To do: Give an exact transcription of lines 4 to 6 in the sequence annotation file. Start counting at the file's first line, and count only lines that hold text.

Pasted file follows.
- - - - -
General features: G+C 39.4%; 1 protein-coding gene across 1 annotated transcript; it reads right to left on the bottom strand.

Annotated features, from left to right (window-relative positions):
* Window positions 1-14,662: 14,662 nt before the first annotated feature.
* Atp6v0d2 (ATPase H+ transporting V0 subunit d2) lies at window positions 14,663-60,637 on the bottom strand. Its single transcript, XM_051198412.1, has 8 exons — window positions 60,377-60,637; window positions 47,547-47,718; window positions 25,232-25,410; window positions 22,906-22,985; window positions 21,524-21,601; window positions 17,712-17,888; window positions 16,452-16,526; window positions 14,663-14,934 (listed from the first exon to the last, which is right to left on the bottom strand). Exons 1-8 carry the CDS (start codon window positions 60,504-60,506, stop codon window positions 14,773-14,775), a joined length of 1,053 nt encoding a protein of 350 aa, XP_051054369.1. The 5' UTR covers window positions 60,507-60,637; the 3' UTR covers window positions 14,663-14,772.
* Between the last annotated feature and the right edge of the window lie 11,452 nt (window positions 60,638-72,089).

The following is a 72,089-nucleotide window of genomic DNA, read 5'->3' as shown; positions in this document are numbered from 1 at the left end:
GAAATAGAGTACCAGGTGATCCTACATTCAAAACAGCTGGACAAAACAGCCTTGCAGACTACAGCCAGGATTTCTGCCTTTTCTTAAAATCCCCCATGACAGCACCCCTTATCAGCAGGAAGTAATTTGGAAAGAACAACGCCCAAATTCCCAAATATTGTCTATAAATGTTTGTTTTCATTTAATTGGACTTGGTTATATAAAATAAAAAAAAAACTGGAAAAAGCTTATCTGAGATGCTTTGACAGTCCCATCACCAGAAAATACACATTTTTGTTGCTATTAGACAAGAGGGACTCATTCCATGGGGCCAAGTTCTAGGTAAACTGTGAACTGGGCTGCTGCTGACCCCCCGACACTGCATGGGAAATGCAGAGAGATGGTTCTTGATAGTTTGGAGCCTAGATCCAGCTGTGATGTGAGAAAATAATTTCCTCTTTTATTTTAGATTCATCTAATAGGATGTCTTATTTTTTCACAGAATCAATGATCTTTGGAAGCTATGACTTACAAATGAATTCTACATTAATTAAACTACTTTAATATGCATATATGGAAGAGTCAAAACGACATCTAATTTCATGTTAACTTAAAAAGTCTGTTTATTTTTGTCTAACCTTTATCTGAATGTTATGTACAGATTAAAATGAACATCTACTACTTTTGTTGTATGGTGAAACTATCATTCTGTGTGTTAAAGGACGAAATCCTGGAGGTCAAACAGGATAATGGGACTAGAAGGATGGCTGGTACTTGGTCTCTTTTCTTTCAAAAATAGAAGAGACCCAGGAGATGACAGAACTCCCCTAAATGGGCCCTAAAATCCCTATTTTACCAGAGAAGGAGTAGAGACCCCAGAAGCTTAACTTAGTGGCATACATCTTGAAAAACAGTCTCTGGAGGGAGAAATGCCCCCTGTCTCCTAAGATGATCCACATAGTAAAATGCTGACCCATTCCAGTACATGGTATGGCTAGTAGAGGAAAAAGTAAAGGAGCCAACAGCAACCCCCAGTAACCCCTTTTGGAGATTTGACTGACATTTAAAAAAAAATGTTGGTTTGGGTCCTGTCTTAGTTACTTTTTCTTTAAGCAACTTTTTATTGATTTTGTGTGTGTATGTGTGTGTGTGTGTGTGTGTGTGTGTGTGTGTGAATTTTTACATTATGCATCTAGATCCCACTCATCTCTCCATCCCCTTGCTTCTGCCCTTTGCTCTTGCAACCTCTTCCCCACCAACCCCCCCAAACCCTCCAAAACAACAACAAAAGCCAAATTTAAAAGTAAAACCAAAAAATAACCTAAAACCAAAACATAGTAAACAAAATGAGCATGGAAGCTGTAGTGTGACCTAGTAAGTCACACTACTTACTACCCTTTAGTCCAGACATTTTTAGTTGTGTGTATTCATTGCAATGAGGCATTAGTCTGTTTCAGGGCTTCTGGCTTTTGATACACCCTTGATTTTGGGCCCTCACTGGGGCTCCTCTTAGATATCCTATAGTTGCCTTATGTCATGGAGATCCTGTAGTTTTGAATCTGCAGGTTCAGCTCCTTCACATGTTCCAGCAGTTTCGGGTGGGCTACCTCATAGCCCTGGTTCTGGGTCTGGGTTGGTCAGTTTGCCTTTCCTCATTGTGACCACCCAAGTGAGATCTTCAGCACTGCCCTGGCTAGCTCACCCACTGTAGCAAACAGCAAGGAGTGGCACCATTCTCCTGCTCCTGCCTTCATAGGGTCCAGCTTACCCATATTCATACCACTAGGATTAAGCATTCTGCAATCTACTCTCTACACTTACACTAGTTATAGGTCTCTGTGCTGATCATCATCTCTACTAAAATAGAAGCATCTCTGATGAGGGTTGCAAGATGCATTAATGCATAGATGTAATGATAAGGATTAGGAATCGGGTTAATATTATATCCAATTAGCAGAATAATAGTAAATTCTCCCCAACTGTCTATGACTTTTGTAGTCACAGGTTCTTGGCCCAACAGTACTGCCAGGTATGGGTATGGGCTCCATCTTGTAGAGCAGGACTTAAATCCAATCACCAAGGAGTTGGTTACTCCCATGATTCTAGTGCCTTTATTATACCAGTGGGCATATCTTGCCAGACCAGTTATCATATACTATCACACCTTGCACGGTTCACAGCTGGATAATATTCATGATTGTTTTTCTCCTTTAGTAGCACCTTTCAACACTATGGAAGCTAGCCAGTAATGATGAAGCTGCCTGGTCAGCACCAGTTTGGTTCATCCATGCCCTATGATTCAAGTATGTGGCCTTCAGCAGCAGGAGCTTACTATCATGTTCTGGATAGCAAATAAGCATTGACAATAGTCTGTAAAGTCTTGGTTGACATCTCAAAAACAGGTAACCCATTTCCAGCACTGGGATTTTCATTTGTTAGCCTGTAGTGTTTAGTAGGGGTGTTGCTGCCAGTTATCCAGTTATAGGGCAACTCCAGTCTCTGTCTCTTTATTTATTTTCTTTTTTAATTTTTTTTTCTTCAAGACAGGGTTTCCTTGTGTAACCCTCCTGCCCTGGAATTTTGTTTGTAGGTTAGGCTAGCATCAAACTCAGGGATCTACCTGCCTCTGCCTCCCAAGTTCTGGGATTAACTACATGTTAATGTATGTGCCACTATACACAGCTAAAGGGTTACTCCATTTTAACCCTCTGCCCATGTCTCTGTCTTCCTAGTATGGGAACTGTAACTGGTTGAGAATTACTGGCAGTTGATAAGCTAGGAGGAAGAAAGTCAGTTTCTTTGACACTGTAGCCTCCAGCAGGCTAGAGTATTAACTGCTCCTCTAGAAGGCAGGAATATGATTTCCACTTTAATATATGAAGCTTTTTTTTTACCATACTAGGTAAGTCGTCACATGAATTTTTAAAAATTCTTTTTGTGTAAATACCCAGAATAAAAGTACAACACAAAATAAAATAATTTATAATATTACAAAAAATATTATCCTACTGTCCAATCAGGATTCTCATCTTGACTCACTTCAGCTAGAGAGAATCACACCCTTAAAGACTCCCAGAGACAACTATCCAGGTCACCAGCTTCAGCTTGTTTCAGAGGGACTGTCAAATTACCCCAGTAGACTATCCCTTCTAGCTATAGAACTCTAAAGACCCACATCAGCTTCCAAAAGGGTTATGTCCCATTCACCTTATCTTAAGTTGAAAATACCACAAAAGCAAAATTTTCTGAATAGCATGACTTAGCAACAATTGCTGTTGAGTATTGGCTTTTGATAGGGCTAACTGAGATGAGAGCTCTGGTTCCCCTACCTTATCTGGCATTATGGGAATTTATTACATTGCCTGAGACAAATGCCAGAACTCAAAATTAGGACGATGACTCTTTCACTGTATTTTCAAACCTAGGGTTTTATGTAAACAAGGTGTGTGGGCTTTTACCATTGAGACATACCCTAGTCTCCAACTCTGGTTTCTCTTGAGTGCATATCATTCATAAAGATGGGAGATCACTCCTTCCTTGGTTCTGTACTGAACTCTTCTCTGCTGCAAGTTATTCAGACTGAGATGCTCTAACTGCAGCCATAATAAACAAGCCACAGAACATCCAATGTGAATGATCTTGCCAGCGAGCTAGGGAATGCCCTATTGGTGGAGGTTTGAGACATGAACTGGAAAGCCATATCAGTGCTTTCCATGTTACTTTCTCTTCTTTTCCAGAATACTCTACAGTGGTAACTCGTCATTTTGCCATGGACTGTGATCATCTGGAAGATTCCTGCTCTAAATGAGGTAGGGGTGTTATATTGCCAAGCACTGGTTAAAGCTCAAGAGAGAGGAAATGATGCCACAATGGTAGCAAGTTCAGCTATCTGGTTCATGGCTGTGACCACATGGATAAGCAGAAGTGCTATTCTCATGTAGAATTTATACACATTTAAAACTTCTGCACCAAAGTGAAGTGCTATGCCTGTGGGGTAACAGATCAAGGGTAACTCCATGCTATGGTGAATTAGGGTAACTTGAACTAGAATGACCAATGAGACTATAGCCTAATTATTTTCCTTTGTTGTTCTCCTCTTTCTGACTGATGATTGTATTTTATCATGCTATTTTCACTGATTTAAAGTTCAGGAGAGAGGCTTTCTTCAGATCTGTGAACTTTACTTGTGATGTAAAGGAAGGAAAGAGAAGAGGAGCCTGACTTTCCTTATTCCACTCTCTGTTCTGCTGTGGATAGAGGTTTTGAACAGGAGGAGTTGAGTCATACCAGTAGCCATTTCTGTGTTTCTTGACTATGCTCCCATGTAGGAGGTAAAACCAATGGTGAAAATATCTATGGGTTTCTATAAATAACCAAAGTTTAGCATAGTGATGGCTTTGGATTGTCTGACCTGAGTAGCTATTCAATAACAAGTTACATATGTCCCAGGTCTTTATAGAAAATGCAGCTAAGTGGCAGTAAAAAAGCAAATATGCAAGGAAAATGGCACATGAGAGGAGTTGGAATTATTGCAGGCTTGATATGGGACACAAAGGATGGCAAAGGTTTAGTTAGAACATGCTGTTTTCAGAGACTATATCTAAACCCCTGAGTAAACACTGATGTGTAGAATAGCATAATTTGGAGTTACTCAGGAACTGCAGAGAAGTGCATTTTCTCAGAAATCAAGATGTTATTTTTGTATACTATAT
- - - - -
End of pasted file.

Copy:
* Atp6v0d2 (ATPase H+ transporting V0 subunit d2) lies at window positions 14,663-60,637 on the bottom strand. Its single transcript, XM_051198412.1, has 8 exons — window positions 60,377-60,637; window positions 47,547-47,718; window positions 25,232-25,410; window positions 22,906-22,985; window positions 21,524-21,601; window positions 17,712-17,888; window positions 16,452-16,526; window positions 14,663-14,934 (listed from the first exon to the last, which is right to left on the bottom strand). Exons 1-8 carry the CDS (start codon window positions 60,504-60,506, stop codon window positions 14,773-14,775), a joined length of 1,053 nt encoding a protein of 350 aa, XP_051054369.1. The 5' UTR covers window positions 60,507-60,637; the 3' UTR covers window positions 14,663-14,772.
* Between the last annotated feature and the right edge of the window lie 11,452 nt (window positions 60,638-72,089).

The following is a 72,089-nucleotide window of genomic DNA, read 5'->3' as shown; positions in this document are numbered from 1 at the left end: